When I was a kid, I had a surefire scheme to supplement my allowance. My friend, Pat, and I would dig under all the seat cushions in the living room looking for spare change. Dad’s recliner was usually the jackpot. When we tipped it backwards, coins would usually pour out of it like a slot machine in Vegas. Our pockets jingling with, say, a dollar or two in change, we’d race to the five-and-dime to get some Fritos and a coke.
One day, while we were counting our winnings on the front lawn, we heard a thrilling proposition from a neighbor across the street. “Hey,” he shouted. “You kids want to make a couple bucks?”
A couple of bucks? That would fund a major splurge! Sure, Pat and I were skinny twelve-year-olds who barely had the strength to push a lawnmower. Still, lured by the thought of making some real money, we nodded at each other confidently, flexed our muscles and hustled over to check out the situation.
“I need to move my waterbed,” the neighbor explained as we followed him upstairs.
Waterbeds were wildly popular for a very short period back in the 1980s. One out of every four mattresses sold then was a waterbed. The novelty wore off quickly, though. Pat, my neighbor and I were about to learn why.
All three of us eagerly tackled the squishy waterbed with all our might, but it was like trying to move a whale stuck inside an oven. Which is what it felt like in the master bedroom that steamy afternoon in July. Air conditioning hadn’t yet come to my neighborhood.
Despite our best efforts, the waterbed wouldn’t budge though it would sway and gurgle. That shouldn’t have been a surprise. A queen-size waterbed might weigh as much as a ton.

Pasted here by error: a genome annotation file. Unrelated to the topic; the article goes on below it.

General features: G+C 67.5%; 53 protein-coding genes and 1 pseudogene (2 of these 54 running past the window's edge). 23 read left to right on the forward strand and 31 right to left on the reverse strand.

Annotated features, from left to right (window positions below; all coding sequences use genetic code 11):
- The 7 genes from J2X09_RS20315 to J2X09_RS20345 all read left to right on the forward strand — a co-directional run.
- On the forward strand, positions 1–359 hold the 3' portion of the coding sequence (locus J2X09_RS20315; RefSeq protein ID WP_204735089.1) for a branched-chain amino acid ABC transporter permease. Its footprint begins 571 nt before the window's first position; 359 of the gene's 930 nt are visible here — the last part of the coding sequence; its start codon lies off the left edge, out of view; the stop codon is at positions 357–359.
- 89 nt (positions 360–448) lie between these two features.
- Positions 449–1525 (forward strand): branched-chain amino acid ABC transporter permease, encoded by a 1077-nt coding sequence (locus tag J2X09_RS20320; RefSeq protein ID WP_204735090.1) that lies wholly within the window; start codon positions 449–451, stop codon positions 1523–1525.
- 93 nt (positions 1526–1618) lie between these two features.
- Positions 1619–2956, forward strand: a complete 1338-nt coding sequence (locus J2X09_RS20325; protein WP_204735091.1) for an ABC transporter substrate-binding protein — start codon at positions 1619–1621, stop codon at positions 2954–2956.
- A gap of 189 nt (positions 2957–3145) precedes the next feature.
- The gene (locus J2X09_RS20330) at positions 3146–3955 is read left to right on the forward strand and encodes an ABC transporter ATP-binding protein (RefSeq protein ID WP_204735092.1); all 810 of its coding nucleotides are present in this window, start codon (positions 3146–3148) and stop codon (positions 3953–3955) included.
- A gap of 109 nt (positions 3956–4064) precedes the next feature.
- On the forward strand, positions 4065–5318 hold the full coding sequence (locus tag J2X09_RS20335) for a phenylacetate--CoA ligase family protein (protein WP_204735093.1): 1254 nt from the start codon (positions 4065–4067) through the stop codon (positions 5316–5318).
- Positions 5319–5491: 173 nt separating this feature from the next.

After struggling for a half-hour, my neighbor decided to lighten the mattress by draining some water out. He attached the hose to the bed’s discharge valve, but the connection apparently wasn’t tight. Water gushed all over the bedroom floor.
Eventually, he managed to secure the hose and emptied what seemed like hundreds of gallons of water onto his front lawn, which now looked like a swamp. Soaked with sweat with water sloshing around our ankles, we tried again to move the bed. It didn’t move an inch.
After an hour or so, the neighbor got fed up. “Drain the damn thing and throw it out the window!” he said, throwing in a few expletives for good measure. We wrestled the rubbery blob out of the bed frame and shoved it out the window. It landed with a thud on the front lawn, after crushing a few shrubs for good measure.
Disgusted, my neighbor peeled a couple of dollars from the wad in his pocket and shoved them at us.
I hadn’t thought about that in years until last week. That’s when I overheard a customer in one of our stores say that he wanted a bed frame so he could pull his old waterbed out of storage and set it up again. He looked like he was in his late 50s or early 60s.
Maybe he wanted to relive the thrills of his bachelor days. Maybe he imagined it would relieve the ache of aging joints. Who knows? I wanted to warn him, but I didn’t. Some of life’s hardest lessons you just have to learn for yourself.